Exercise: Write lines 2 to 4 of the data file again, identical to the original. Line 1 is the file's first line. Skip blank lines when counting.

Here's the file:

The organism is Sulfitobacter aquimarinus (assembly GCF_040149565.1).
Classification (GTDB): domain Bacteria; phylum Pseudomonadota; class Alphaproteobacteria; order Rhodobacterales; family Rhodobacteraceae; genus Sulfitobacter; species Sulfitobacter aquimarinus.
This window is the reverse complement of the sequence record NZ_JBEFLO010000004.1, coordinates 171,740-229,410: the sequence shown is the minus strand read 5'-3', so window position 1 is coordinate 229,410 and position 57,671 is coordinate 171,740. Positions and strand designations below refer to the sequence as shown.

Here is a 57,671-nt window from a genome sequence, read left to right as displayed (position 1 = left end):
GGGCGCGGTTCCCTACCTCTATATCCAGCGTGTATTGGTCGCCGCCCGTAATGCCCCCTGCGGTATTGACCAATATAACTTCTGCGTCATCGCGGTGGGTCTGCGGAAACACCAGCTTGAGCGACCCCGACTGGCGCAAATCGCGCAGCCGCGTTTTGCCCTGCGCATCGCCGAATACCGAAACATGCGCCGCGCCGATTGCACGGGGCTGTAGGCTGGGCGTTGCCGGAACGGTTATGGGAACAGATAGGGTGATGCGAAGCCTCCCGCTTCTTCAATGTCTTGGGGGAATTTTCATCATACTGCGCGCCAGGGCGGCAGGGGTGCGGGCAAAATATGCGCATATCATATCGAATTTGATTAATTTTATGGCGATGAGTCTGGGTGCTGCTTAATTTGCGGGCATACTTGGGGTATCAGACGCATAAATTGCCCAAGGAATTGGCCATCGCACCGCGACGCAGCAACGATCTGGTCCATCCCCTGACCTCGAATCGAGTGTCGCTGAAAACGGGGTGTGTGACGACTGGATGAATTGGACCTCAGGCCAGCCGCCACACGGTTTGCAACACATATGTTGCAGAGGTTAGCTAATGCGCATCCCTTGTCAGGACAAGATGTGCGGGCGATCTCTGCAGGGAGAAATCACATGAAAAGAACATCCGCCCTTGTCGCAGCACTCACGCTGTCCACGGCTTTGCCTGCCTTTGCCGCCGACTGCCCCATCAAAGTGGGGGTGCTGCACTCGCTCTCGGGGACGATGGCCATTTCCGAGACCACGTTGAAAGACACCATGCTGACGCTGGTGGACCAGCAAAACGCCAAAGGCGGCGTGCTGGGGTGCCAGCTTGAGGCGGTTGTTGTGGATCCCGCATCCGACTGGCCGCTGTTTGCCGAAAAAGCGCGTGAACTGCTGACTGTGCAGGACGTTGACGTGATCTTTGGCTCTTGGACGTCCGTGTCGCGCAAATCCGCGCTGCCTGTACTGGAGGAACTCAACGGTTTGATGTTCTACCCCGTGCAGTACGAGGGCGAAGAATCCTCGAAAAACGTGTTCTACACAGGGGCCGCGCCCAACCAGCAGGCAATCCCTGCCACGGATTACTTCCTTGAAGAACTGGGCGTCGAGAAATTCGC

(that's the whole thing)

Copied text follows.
Classification (GTDB): domain Bacteria; phylum Pseudomonadota; class Alphaproteobacteria; order Rhodobacterales; family Rhodobacteraceae; genus Sulfitobacter; species Sulfitobacter aquimarinus.
This window is the reverse complement of the sequence record NZ_JBEFLO010000004.1, coordinates 171,740-229,410: the sequence shown is the minus strand read 5'-3', so window position 1 is coordinate 229,410 and position 57,671 is coordinate 171,740. Positions and strand designations below refer to the sequence as shown.

Here is a 57,671-nt window from a genome sequence, read left to right as displayed (position 1 = left end):